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The decision of the Authority follows:
28 FLRA NO. 21
WARNER ROBINS AIR LOGISTICS CENTER ROBINS AIR FORCE BASE, GEORGIA Activity and AMERICAN FEDERATION OF GOVERNMENT EMPLOYEES, AFL-CIO, LOCAL UNION 987 Union Case No. 0-AR-1345
I. Statement of the Case
This matter is before the Authority on an exception to the award of Arbitrator Roger C. Williams filed by the Union under section 7122(a) of the Federal Service Labor - Management Relations' Statute (the Statute) and part 2425 of the Authority's Rules and Regulations.
II. Background and Arbitrator's Award
The grievance in this case concerned the reprimand of the grievant for failure to follow proper procedures while she was repairing an airplane aileron. The reprimand was based on the findings of a quality audit conducted for the purpose of monitoring compliance with prescribed procedures' and standards. The grievant denied that she was responsible for the discrepancies noted in the audit and contended that she was singled out for assignment to a job that would be audited.
The grievance was submitted to arbitration on the issue of whether the reprimand was for just cause, as required under the collective bargaining agreement. The Arbitrator found that a preponderance of the evidence showed that the grievant was responsible for the discrepancies for which she was reprimanded and that she was not singled out for an assignment which management knew would be audited. The Arbitrator ruled that the reprimand was for just cause and was an appropriate penalty for the offense. He therefore denied the grievance.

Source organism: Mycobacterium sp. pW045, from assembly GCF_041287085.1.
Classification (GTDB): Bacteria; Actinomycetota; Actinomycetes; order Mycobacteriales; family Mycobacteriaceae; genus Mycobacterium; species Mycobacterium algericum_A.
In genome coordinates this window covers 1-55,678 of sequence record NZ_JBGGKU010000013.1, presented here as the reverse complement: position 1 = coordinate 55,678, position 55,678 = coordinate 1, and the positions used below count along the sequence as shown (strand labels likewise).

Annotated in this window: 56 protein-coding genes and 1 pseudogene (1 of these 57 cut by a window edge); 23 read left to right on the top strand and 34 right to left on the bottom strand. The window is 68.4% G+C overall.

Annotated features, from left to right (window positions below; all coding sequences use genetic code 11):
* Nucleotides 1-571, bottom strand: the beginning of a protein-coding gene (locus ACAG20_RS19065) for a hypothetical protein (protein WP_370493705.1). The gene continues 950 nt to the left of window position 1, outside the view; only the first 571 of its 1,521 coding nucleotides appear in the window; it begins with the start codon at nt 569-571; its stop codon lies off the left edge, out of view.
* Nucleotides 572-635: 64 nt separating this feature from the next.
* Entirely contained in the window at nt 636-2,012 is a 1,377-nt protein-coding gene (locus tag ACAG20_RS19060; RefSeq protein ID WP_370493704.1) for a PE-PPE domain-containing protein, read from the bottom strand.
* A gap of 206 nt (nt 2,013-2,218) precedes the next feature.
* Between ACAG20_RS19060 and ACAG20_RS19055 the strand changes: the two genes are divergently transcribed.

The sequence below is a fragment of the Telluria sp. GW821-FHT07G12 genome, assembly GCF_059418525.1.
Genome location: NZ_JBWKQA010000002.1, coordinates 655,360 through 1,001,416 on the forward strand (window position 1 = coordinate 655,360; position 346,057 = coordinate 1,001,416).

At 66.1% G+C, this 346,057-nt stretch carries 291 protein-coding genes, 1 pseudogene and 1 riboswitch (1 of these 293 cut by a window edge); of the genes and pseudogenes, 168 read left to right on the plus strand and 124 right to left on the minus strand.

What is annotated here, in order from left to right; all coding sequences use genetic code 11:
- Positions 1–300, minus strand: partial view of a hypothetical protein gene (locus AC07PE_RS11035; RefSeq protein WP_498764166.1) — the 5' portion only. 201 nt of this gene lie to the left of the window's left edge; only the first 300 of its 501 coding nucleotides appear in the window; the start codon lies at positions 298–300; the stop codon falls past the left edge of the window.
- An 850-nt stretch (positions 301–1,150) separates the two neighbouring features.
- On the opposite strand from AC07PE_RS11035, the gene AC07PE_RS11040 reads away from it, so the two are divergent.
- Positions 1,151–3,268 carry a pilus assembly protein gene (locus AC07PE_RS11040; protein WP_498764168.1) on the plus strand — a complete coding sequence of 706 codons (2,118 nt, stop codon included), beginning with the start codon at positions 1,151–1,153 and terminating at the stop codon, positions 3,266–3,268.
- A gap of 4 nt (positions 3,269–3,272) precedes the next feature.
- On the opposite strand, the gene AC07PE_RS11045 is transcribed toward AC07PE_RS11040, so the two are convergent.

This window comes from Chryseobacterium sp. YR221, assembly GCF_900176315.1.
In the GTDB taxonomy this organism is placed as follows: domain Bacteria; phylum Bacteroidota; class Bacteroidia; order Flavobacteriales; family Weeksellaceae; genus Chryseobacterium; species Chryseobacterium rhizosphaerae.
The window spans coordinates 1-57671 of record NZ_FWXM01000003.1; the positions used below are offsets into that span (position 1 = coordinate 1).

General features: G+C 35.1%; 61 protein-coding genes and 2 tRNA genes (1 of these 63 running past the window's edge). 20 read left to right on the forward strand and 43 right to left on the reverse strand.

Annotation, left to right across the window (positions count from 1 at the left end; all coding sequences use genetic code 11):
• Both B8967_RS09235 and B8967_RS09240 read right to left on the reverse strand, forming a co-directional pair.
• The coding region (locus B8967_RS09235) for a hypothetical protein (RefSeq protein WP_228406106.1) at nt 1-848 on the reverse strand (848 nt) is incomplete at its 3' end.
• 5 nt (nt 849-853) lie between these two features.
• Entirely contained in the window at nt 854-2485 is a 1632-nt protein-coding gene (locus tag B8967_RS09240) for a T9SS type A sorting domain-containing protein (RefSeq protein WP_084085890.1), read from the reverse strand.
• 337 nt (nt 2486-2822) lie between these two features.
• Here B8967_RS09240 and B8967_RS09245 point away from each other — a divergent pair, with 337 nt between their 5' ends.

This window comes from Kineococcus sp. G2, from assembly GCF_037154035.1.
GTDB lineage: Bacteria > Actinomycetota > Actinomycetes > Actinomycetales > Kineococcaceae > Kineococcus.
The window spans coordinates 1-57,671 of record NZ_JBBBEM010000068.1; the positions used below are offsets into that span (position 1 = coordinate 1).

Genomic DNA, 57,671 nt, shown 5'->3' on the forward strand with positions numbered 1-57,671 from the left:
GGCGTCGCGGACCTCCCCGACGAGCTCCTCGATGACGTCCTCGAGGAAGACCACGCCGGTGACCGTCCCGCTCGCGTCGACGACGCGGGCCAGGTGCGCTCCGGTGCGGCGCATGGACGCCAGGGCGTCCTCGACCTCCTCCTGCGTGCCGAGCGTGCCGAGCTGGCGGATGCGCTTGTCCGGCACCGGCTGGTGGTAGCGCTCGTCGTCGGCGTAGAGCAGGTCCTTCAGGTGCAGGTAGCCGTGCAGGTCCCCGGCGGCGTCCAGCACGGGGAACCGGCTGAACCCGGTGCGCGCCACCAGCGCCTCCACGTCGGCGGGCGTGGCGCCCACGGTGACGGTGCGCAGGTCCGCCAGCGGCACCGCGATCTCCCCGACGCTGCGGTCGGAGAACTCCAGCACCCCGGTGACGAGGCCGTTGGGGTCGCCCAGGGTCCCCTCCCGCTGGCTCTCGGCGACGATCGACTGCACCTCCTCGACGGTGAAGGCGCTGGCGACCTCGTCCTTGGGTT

In its exception the Union contends that the award is contrary to law because the Arbitrator did not consider the appropriateness of the penalty imposed on the grievant in relation to penalties imposed on other employees for similar offenses and because the penalty shows a disparity in penalty for like offenses. The Union cites other arbitration awards involving similar offenses at the Activity which reduced reprimands to lesser penalties, and contends that the Arbitrator's award in this case is inconsistent with those awards. The Union maintains that the appropriate penalty in this case would have been an oral admonishment.
We conclude that the Union has failed to establish that the Arbitrator's award is deficient on any of the grounds set forth in section 7122(a) of the Statute; that is, that the award is contrary to any law, rule, or regulation or that it is deficient on other grounds similar to those applied by Federal courts in private sector labor-management relations. See American Federation of Government Employees, Local 1923, AFL - CIO and Social Security Administration, Headquarters Bureaus and Offices, 4 FLRA 112, 115 (1980) (allegations that an award is inconsistent with previous arbitration awards do not present a basis for finding an award deficient under the Statute). Accordingly, the Union's exception is denied.
Issued, Washington, D.C., July 23, 1987.
Jerry L. Calhoun, Chairman
Henry B. Frazier III, Member
Jean McKee, Member
FEDERAL LABOR RELATIONS AUTHORITY